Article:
— COVID-19 vaccination is no longer enough to prevent Quebec's health system from becoming overwhelmed, and Quebecers must reduce their contacts by half, Premier François Legault said. Hours after new modelling indicated hospitals could reach dedicated COVID-19 capacity within weeks, Legault announced a series of added restrictions. Starting Monday, all bars, restaurants, retail stores and entertainment venues will be required to operate at 50 per cent capacity. Churches and other faith venues will also be forced to operate at half capacity, and worshippers will be required to show proof of vaccination. Work parties will be banned, as will dancing and karaoke inside bars, clubs and restaurants. The premier also reversed a decision to ease indoor private gathering limits ahead of the holidays, keeping the maximum at 10 people instead of raising it to 20 on Dec. 23.
— Some travellers heading out of Canada say they're worried about surging COVID-19 cases, but are forging ahead with their plans despite the federal government warning against non-essential international travel. Sanjay Mahar says he is heading to India from Toronto to see his family for the first time in years, having booked the trip a few months ago when case counts were low and vaccination rates high. Prime Minister Justin Trudeau has urged Canadians to avoid international travel as the Omicron variant of COVID-19 has caused cases to spike in recent days. Mahar says he was upset at the advisory and says it was so last-minute for him that he decided to go see his family anyway, especially his father, whose health is poor. He briefly looked into cancelling his trip, but said it was unclear if he'd be able to get any of his money back.
— Saskatchewan is opening up COVID-19 booster shots to more of its population as concerns over the transmissibility of the Omicron variant grows. Premier Scott Moe says all eligible residents over the age of 18 can get their third dose starting Monday. The province has also reduced the time between the second and third doses to three months from five months.
— British Columbia's COVID-19 cases are climbing with 753 new infections and three more deaths reported Thursday. The Health Ministry says in a news release there are now 135 cases of the contagious Omicron variant, a steep rise from the 44 confirmed as of Sunday. There are 3,878 active cases of COVID-19, with 184 in hospital including 70 people in intensive care.
— As Ontario prepares to introduce new COVID-19 capacity limits at large indoor venues, one Canadian arts leader hopes the province might entertain a different idea: temporarily stopping food and beverage sales at all live events. Mervon Mehta, executive director of performing arts at Toronto’s Royal Conservatory, is asking provincial leaders to consider ways to keep capacity at its current levels, rather than introducing rules that would directly erode ticket sales.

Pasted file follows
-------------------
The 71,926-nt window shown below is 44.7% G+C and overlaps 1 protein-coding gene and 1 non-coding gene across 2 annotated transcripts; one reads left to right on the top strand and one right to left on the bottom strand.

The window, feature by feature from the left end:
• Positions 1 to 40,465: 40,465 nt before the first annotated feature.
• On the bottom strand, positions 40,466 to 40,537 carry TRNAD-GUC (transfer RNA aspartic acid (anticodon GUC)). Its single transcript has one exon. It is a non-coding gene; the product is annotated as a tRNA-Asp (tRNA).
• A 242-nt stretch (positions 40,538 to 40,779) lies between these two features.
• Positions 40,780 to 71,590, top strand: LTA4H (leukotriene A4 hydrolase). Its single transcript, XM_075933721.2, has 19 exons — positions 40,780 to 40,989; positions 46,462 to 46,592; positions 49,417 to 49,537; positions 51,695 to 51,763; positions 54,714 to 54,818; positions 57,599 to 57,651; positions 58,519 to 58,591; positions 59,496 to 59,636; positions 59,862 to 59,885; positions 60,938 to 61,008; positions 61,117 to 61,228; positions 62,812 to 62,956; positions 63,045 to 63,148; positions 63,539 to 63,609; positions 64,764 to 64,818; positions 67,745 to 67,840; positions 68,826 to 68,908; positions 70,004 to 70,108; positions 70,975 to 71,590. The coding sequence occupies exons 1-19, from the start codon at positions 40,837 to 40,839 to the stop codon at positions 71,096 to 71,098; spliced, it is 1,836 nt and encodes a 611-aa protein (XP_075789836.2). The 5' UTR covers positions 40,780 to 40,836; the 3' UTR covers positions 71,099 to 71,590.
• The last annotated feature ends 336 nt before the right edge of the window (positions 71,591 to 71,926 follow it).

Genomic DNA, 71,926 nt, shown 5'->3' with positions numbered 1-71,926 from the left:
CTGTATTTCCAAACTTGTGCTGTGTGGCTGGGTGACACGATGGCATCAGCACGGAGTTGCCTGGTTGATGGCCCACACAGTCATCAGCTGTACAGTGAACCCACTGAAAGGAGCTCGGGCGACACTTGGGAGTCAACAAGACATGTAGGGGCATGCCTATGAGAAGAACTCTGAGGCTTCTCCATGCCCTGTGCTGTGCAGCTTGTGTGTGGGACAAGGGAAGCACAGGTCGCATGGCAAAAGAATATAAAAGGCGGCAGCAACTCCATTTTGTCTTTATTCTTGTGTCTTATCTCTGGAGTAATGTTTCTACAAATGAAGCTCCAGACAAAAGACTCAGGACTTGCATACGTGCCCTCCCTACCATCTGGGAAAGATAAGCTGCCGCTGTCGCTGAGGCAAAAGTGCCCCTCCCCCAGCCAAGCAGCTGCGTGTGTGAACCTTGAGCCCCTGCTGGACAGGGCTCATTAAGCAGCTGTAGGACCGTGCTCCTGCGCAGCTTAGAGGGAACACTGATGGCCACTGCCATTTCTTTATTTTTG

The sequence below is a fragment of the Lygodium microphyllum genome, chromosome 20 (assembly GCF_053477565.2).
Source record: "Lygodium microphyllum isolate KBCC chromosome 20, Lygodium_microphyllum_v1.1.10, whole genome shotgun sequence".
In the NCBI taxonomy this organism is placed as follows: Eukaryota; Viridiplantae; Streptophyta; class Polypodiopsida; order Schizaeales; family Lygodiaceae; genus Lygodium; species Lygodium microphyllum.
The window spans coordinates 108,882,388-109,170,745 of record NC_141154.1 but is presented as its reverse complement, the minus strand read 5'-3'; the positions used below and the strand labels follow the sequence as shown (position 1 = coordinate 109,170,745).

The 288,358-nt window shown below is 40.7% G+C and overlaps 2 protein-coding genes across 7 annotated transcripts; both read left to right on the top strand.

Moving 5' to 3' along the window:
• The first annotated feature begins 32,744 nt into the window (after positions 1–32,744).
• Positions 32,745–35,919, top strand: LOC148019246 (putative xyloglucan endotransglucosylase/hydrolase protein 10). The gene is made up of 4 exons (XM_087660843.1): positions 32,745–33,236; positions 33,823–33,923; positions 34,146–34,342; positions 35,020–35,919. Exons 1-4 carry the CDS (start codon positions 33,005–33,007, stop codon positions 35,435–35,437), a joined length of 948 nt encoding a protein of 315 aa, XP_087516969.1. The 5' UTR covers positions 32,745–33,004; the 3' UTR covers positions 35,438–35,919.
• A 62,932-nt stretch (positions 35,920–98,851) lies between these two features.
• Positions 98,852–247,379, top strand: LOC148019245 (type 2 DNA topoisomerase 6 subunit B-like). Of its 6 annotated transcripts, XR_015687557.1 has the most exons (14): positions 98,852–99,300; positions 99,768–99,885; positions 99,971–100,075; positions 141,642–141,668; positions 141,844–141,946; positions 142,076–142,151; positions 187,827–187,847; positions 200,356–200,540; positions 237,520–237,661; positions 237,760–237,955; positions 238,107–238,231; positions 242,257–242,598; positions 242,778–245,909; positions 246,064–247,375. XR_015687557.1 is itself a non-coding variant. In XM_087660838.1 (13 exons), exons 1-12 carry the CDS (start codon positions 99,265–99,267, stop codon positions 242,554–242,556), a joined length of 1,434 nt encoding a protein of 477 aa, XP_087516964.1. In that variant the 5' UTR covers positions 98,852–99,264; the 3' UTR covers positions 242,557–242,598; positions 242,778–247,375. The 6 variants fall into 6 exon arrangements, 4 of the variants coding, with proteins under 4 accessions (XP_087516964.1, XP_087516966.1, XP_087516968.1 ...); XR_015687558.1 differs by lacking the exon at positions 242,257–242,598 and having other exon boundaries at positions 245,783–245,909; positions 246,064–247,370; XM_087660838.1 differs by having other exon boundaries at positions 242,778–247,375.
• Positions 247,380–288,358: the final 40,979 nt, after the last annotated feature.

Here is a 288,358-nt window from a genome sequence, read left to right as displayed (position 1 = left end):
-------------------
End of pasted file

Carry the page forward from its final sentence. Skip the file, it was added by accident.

— Business groups in Atlantic Canada are calling for a restart of provincial aid programs, as restaurants, retailers and other small operators lose Christmas sales due to the latest COVID-19 restrictions. Sue Uteck, executive director of the Halifax-based Spring Garden Area Business Association, says the new restaurant restrictions requiring two metres of distance between tables led immediately to cancellations. Meanwhile, Uteck — whose group represents about 230 businesses — says general public anxiety generated by the Omicron variant is keeping Halifax shoppers and diners at home. Louis-Philippe Gauthier, a regional spokesman for the Canadian Federation of Independent Business, says the provincial grants of about $5,000 offered to businesses in the region earlier in the pandemic won't be enough this time to sustain losses during the holiday season.
— The Calgary Flames say two more players and another member of the team's support staff were added to the NHL's COVID-19 protocol Thursday, bringing the organization's total number to 30 people. Flames centre Dillon Dube and defenceman Oliver Kylington joined 16 of their teammates in protocol, while 12 other employees are also currently in isolation. By far the worst coronavirus outbreak in the NHL this season, Calgary has already seen four games postponed through Saturday, but it's likely more will be scratched with almost the entire roster sidelined.
This report by The Canadian Press was first published Dec. 16, 2021.
The Canadian Press